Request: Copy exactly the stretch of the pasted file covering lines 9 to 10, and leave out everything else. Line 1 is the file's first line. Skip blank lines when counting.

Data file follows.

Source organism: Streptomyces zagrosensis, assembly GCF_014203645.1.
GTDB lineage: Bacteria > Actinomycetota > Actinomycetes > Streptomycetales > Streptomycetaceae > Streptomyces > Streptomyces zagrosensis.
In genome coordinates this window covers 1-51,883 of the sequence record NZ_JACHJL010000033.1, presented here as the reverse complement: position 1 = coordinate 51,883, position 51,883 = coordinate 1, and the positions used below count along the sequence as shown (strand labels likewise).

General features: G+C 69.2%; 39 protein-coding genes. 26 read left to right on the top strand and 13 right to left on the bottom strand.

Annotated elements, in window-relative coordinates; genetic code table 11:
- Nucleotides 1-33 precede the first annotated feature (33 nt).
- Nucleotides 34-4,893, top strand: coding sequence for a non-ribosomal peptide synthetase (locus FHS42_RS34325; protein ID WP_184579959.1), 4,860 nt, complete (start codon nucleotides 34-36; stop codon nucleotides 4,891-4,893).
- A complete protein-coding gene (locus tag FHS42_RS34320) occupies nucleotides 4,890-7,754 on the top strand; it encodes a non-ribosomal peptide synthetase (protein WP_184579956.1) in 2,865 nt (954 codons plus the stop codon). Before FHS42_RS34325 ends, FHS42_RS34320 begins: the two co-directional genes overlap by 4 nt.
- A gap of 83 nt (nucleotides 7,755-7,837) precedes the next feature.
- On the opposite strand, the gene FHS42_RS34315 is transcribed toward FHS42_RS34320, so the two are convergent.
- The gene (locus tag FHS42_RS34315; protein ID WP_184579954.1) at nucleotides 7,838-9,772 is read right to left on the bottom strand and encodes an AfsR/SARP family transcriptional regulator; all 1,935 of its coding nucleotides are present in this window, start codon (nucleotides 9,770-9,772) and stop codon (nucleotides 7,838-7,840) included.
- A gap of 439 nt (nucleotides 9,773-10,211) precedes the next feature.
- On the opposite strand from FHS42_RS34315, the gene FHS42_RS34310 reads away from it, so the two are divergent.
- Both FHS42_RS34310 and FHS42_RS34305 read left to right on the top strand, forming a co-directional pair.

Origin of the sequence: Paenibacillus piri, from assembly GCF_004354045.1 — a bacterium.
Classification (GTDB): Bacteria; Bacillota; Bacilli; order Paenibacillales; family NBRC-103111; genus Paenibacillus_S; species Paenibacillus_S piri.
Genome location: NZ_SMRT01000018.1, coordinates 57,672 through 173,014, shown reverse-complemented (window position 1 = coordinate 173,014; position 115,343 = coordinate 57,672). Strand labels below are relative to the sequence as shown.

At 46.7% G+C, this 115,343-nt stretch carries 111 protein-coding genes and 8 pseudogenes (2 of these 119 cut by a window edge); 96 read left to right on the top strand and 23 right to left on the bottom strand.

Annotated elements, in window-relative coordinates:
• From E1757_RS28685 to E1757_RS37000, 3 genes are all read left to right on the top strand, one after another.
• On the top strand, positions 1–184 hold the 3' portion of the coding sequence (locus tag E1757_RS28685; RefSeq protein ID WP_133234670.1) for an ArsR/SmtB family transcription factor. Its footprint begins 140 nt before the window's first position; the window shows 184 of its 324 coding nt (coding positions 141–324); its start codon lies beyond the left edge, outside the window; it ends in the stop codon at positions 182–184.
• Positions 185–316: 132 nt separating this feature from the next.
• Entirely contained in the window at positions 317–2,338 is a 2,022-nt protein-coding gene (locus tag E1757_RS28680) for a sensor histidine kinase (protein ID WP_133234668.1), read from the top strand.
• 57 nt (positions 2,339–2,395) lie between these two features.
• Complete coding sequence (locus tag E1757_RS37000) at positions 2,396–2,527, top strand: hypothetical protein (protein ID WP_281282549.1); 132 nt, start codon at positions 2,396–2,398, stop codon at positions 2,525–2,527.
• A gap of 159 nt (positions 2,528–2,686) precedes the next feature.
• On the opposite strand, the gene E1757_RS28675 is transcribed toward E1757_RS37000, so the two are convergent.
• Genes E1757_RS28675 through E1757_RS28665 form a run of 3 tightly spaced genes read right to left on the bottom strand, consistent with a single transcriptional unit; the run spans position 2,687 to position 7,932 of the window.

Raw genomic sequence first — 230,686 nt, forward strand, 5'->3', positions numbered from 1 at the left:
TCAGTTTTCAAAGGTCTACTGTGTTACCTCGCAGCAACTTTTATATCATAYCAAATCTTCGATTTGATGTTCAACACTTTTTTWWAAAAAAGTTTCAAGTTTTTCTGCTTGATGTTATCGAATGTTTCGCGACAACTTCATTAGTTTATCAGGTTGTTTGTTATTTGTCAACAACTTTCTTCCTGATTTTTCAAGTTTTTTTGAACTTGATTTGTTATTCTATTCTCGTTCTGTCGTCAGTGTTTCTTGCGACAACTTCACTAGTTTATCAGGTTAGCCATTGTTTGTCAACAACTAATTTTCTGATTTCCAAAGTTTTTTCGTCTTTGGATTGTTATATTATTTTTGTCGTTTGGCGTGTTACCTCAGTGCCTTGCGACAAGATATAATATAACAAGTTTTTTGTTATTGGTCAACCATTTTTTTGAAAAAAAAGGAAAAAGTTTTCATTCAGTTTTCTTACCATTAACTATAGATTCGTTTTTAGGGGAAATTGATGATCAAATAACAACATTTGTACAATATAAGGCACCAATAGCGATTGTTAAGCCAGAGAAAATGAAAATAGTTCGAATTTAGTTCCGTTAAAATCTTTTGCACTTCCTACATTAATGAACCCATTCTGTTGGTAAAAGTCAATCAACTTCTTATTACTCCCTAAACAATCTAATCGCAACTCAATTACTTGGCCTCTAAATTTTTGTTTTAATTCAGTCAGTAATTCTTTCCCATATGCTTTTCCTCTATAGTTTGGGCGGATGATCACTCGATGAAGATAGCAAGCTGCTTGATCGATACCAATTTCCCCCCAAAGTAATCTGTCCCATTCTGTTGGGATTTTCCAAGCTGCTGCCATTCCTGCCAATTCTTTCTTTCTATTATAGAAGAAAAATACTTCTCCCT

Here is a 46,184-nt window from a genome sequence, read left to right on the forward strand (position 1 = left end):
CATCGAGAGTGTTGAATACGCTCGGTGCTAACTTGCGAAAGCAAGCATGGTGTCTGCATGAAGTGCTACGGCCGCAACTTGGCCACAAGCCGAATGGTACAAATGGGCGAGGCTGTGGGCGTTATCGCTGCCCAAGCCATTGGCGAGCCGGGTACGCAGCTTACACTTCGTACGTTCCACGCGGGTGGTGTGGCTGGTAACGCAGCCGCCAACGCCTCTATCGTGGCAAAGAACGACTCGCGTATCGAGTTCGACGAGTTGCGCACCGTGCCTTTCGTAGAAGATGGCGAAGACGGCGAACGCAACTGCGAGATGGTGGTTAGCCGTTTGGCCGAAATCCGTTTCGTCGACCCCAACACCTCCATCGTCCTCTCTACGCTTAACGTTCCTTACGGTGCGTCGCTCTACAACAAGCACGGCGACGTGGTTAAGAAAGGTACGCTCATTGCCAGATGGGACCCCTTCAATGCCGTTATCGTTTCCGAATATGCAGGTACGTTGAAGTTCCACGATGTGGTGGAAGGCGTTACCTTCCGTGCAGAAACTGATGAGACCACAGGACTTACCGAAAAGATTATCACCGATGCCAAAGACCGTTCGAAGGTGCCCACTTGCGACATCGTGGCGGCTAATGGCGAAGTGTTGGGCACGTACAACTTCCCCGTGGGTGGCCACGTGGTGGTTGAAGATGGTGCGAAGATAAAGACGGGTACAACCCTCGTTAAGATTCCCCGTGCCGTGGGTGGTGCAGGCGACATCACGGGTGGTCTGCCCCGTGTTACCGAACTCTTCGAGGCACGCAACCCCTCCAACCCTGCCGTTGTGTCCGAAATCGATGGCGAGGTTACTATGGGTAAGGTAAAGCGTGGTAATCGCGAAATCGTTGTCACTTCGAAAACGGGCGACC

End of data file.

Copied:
- A gap of 83 nt (nucleotides 7,755-7,837) precedes the next feature.
- On the opposite strand, the gene FHS42_RS34315 is transcribed toward FHS42_RS34320, so the two are convergent.